UPDATE: Amy Gutierrez of CSNBayArea.com reports that Scutaro was taken to the hospital for an MRI.
11:46 PM: According to Alex Pavlovic of the San Jose Mercury News, Giants manager Bruce Bochy said X-rays came back negative. However, he’s still pretty sore and will be re-evaluated tomorrow.
Matt Cain mentioned during the game that he felt Matt Holliday’s takeout slide was late and Bochy echoed a similar sentiment to Pavlovic after the game:
“I really think they got away with an illegal slide. It’s a shame somebody got hurt because of this.”
The Giants didn’t throw at Holliday during the game, but winning is the best revenge, isn’t it? Still, this probably isn’t the last we have heard of this issue, especially if Scutaro misses Game 3.
Here’s video of the slide in question:
10:17 PM: Via these two updates from Andrew Baggarly of CSNBayArea.com, Scutaro exited the game with a left hip injury and was sent for X-rays.
10:11 PM ET: Marco Scutaro is 2-for-3 with a pair of RBI in Game 2 of the NLCS tonight, but he’s apparently still feeling the effects from Matt Holliday’s violent takeout slide in the top of the first inning.
Scutaro was replaced by Ryan Theriot at second base to begin the top of the sixth inning. No word yet on the exact nature or severity of the injury, but he could be seen pointing at his left leg while in the dugout.
Scutaro has been one of the Giants’ most important contributors since coming over from the Rockies in late-July, so it would really hurt if he needs to miss some time.
Did you have a bad day? It’s OK. We all do sometimes. It’s just part of life. Even ballplayers have bad days. Even the good ones.
Odubel Herrera is a good one. He’s only 25, but he’s already got two seasons of above average hitting under his belt. Dude gets on base. He could be a regular for tons of teams, so there’s no shame at all in him having a bad day. And boy howdy did he have a bad day today. He went 0-for-5 with five strikeouts in the Phillies extra innings win against the Rockies.
“I feel that I am making good swings but I’m just missing the pitches,” Herrera said.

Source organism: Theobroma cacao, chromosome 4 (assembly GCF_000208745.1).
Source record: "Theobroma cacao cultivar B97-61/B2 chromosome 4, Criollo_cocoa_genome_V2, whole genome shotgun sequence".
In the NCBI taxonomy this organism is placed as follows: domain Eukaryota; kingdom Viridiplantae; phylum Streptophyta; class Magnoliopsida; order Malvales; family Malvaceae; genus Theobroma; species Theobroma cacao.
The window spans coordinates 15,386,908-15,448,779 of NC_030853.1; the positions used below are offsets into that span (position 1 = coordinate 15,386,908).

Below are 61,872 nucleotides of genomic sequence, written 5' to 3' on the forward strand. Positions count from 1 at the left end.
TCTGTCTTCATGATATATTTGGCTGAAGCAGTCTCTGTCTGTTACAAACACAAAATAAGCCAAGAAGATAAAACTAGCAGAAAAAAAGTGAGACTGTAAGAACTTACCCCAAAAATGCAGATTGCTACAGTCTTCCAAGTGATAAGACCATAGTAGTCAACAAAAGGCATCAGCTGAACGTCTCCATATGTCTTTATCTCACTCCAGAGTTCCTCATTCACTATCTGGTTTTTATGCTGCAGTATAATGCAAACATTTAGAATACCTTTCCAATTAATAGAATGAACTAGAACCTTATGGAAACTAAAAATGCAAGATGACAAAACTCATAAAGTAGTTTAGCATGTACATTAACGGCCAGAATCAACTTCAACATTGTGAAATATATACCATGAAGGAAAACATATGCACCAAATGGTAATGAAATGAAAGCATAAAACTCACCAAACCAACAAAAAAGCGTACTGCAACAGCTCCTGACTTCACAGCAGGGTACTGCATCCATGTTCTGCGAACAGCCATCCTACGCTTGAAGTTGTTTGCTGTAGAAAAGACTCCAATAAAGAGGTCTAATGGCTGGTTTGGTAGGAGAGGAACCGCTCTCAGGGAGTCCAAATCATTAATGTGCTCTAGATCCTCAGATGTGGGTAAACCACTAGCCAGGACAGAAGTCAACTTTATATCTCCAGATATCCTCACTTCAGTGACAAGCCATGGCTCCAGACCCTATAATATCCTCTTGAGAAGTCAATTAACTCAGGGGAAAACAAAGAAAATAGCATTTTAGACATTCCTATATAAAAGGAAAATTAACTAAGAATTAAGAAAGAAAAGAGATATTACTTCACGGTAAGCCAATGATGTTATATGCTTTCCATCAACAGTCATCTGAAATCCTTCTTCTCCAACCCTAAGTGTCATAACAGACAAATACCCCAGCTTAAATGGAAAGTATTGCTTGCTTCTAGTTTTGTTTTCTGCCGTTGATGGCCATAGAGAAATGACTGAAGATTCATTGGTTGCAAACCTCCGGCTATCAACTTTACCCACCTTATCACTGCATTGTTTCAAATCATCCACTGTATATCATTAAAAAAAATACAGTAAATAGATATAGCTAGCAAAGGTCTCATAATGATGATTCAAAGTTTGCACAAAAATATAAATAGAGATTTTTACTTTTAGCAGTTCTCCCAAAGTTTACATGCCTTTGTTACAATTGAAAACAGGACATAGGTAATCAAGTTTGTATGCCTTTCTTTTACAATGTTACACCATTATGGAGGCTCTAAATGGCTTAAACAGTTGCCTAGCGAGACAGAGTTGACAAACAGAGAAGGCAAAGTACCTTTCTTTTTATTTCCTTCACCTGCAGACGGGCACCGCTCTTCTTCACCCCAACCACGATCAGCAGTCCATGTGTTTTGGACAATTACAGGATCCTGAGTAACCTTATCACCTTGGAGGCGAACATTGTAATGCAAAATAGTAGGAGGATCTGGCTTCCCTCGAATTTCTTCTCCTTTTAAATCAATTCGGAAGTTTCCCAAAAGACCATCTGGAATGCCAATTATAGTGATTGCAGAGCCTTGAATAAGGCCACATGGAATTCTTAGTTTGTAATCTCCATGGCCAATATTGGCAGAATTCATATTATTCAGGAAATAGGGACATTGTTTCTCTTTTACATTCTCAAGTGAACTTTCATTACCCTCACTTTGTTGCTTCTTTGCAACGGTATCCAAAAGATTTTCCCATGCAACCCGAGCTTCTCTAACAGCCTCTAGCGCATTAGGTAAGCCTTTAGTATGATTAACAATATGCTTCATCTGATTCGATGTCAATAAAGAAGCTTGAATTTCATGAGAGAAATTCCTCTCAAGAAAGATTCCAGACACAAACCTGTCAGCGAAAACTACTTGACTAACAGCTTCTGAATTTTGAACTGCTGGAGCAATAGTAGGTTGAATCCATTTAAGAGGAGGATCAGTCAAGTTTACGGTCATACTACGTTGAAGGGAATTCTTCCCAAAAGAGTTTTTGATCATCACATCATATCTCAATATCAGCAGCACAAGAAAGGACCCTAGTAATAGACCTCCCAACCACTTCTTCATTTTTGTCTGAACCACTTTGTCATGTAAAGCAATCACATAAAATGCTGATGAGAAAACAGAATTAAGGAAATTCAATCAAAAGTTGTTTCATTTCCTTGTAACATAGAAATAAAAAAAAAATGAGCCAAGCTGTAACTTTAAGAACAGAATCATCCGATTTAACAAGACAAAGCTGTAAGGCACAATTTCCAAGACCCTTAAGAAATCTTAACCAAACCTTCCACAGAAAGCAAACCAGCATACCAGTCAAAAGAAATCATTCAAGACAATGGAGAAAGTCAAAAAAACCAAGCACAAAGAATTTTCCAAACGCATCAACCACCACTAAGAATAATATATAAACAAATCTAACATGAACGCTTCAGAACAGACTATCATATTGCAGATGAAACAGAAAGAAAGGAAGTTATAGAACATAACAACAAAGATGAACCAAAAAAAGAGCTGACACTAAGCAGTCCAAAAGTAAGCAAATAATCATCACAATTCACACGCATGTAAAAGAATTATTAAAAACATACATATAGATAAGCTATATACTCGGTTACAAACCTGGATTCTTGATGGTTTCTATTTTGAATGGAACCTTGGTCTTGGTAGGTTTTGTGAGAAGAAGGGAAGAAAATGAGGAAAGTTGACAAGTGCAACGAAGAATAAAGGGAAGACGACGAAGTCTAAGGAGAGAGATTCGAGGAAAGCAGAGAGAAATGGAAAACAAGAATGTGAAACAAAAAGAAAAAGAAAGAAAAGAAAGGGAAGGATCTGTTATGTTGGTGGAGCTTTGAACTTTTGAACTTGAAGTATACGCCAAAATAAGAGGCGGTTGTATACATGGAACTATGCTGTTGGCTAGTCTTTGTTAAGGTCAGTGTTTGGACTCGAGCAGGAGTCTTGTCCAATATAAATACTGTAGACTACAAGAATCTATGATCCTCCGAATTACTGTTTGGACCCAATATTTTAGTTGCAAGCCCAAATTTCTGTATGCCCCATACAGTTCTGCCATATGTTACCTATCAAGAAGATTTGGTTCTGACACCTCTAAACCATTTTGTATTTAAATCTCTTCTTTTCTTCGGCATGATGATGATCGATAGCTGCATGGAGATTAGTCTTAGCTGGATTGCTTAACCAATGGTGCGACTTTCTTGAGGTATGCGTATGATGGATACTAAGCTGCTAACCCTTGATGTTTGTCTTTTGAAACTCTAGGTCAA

Well, that is how strikeouts work.
Four strikeouts in a game is known as a Golden Sombrero. Players don’t strike out five times in a game very often so they don’t have an agreed upon name, but I’ve seen it referred to as the “platinum sombrero,” which seems pretty solid for such a feat. Six is a titanium sombrero or a double platinum sombrero, though there are references to it as a “Horn,” for Sam Horn, who deserves something to be named in his honor. Horn is like Moe Greene — a great man, a man of vision and guts — yet there isn’t even a plaque, or a signpost or a statue of him!
But I digress.
The last time a Phillies player did it was when Pat Burrell K’d five times in September 2008. The Phillies won the World Series that year, of course, so maybe this is an omen. [looks at standings] Or maybe not.
Anyway, get a good night’s sleep tonight, Odubel. Shake it off. Tomorrow is another day.
NEW YORK (AP) Rachel Robinson will receive the Buck O’Neil Lifetime Achievement Award from baseball’s Hall of Fame on July 29, the day before this year’s induction ceremony.
She’s the wife of late Hall of Famer Jackie Robinson, who broke the major league color barrier in 1947. Rachel Robinson created the Jackie Robinson Foundation in 1973, a year after he husband’s death. Rachel Robinson, who turns 95 in July 19, headed the foundation’s board until 1996.
The O’Neil award was established in 2007 to honor individuals who broaden the game’s appeal and whose character is comparable to that of O’Neil. He played in the Negro Leagues, was a scout for major league baseball teams and helped establish the Negro Leagues Baseball Museum in Kansas City, Missouri.
The award was given to O’Neil in 2008, Roland Hemond in 2011 and Joe Garagiola in 2014.